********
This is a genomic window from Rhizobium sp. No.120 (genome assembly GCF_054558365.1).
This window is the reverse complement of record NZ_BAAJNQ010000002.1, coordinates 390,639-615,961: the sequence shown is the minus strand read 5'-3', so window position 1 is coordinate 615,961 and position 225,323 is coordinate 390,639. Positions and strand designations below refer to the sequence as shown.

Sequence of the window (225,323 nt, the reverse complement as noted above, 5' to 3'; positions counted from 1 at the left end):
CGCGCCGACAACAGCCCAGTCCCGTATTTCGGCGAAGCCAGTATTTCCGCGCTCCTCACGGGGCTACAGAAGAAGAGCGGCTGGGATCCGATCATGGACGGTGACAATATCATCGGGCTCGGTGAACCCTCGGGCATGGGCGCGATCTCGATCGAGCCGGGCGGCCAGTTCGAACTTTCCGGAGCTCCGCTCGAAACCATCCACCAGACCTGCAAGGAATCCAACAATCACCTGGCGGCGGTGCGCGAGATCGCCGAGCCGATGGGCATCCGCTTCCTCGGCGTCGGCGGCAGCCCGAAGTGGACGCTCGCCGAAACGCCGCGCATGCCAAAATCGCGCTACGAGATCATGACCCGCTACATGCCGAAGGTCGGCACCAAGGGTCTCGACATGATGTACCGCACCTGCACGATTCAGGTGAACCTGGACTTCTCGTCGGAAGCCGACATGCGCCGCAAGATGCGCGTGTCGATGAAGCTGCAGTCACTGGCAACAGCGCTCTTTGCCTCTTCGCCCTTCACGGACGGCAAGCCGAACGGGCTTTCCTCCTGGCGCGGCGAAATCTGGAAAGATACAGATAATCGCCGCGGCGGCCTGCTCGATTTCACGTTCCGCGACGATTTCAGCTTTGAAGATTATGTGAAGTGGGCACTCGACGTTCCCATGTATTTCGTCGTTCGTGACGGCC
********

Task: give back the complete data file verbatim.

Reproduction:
This is a genomic window from Rhizobium sp. No.120 (genome assembly GCF_054558365.1).
This window is the reverse complement of record NZ_BAAJNQ010000002.1, coordinates 390,639-615,961: the sequence shown is the minus strand read 5'-3', so window position 1 is coordinate 615,961 and position 225,323 is coordinate 390,639. Positions and strand designations below refer to the sequence as shown.

Sequence of the window (225,323 nt, the reverse complement as noted above, 5' to 3'; positions counted from 1 at the left end):
CGCGCCGACAACAGCCCAGTCCCGTATTTCGGCGAAGCCAGTATTTCCGCGCTCCTCACGGGGCTACAGAAGAAGAGCGGCTGGGATCCGATCATGGACGGTGACAATATCATCGGGCTCGGTGAACCCTCGGGCATGGGCGCGATCTCGATCGAGCCGGGCGGCCAGTTCGAACTTTCCGGAGCTCCGCTCGAAACCATCCACCAGACCTGCAAGGAATCCAACAATCACCTGGCGGCGGTGCGCGAGATCGCCGAGCCGATGGGCATCCGCTTCCTCGGCGTCGGCGGCAGCCCGAAGTGGACGCTCGCCGAAACGCCGCGCATGCCAAAATCGCGCTACGAGATCATGACCCGCTACATGCCGAAGGTCGGCACCAAGGGTCTCGACATGATGTACCGCACCTGCACGATTCAGGTGAACCTGGACTTCTCGTCGGAAGCCGACATGCGCCGCAAGATGCGCGTGTCGATGAAGCTGCAGTCACTGGCAACAGCGCTCTTTGCCTCTTCGCCCTTCACGGACGGCAAGCCGAACGGGCTTTCCTCCTGGCGCGGCGAAATCTGGAAAGATACAGATAATCGCCGCGGCGGCCTGCTCGATTTCACGTTCCGCGACGATTTCAGCTTTGAAGATTATGTGAAGTGGGCACTCGACGTTCCCATGTATTTCGTCGTTCGTGACGGCC